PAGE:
BMW R1200GS (R1200) motorcycle CANbus system
CANbus (CAN-bus / CAN bus or buss) – what is CANbus, how it works and how it affects you when you want to add electrical accessories or make other changes to the electronic systems / electrics of your BMW R1200GS motorcycle.
See also: R1200GS Wiring Diagram (external link 2.67mb .pdf file)
(pre 2008 R1200GS / GSA models – CARE: there may be slight variations year on year)
CANbus technology has been used in automotive industry for some years. CAN (Controller Area Network) was developed by Bosch in the early 1980’s and became an international standard (ISO 11898) in 1994. It was specially developed for fast serial data exchange between electronic controllers in motor vehicles.
I believe that the introduction of the on-board single-wire network system in 2004 for the BMW R1200 range of motorcycles is BMW Motorrad’s first use of this ‘technology’ (if you know different please let me know!). However Ducati was the first motorcycle manufacturer to use CAN-bus in a production motorcycle in 2002. The Ducati 999 uses the two-wire digital bus to simplify the electrical system and reduce weight significantly which no doubt is why BMW adopted the system.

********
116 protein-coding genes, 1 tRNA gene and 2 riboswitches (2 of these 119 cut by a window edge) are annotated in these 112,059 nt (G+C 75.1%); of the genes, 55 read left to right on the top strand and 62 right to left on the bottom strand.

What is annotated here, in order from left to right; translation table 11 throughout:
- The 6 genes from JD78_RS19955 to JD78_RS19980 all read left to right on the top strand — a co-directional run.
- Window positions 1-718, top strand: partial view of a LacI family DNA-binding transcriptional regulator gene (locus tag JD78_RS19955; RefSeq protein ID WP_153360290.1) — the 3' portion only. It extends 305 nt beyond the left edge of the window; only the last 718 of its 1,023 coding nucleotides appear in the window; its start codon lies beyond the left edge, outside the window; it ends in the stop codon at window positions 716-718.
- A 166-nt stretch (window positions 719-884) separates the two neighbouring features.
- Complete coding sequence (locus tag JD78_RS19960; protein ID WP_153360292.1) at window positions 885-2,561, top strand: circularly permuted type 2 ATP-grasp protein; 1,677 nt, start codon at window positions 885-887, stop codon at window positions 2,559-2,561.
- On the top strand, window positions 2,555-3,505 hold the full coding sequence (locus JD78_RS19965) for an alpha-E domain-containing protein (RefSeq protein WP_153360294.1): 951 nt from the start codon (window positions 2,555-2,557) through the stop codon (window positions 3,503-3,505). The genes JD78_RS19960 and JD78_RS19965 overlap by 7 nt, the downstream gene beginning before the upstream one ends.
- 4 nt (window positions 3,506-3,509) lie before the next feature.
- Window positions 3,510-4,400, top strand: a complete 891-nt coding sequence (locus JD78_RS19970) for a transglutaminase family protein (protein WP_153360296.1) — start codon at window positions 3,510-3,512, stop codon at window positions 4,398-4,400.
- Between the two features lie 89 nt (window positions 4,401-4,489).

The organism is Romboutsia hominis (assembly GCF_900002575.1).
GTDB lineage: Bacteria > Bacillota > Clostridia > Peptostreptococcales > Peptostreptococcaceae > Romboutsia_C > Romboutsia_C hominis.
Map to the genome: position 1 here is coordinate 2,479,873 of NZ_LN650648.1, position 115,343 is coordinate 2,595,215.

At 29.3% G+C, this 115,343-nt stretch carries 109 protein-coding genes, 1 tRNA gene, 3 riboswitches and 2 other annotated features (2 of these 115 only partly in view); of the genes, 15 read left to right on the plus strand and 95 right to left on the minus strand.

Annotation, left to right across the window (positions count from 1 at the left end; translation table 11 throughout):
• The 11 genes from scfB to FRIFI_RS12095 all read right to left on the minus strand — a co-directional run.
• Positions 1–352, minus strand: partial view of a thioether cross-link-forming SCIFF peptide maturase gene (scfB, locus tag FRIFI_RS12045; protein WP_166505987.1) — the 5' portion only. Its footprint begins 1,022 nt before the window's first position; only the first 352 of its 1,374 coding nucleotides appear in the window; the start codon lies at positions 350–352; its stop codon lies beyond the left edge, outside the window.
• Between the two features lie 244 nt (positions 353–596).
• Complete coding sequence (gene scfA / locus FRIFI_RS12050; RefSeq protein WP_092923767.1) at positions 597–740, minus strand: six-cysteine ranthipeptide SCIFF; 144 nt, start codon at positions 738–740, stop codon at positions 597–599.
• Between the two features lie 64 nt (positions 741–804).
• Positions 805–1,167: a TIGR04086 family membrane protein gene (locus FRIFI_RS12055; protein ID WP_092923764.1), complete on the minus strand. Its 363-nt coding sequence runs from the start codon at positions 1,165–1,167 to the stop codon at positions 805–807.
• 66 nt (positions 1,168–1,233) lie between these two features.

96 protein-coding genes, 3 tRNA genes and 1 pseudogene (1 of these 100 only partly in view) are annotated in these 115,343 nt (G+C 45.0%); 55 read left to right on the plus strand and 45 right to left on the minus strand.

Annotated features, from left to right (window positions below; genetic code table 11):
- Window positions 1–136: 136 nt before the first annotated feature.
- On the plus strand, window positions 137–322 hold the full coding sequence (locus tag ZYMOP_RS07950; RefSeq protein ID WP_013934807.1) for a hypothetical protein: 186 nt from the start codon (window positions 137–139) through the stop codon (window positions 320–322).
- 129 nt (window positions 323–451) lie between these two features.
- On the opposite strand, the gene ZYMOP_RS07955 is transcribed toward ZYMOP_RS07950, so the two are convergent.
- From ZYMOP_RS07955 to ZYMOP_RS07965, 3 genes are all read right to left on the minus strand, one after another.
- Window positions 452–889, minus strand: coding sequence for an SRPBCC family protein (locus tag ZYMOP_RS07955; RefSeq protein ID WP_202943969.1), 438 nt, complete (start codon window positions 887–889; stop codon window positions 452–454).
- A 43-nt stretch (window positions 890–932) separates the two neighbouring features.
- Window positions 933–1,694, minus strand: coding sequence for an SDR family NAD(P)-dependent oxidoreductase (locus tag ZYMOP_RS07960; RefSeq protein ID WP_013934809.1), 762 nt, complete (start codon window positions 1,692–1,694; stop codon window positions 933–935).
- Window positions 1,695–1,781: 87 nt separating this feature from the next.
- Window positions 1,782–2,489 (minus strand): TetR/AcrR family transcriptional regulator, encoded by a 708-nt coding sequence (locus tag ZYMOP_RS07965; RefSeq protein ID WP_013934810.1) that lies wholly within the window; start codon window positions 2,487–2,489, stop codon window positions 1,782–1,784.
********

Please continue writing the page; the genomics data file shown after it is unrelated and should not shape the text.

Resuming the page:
Controller–area network (CAN or CAN-bus) is a vehicle bus standard designed to allow microcontrollers and devices to communicate with each other within a vehicle without a host computer. All you need to know about CANbus – Wikipedia page
An electrical bus (sometimes spelt buss) is a physical electrical interface where many devices share the same electric connection – Wikipedia page
BMW R1200 / R1200GS CANbus System – What BMW say…
On-board network – CAN-bus technology: With fewer cables than ever, the new on-board network ensures a high standard of reliability plus an even wider range of functions. The single-wire system transmits all relevant data via one single wire to the respective control units. Physically, it is a double-wire system with CAN-bus (Controller Area Network) technology consistently interconnecting all control units and the central vehicle electronics (CVE) to form a permanent data network – the various units exchanging data with each other. Apart from simplifying the main wiring harness it also allows efficient, comprehensive diagnosis of all vehicle functions.
A further advantage is that the system no longer requires conventional fuses. CAN-bus technology automatically switches off the suspect component – where possible – and checks whether the function is still defective when the rider again starts the motorcycle. The network also serves to feed all data to the cockpit display on the info-flat-screen. To easily adapt and integrate electronic accessories into the on-board network, there is a plug for special equipment.
Adding electrical accessories / power for electronic items (fog lights, spot light, HID ballasts, heated clothing etc)
See here for GPS Sat Nav power connection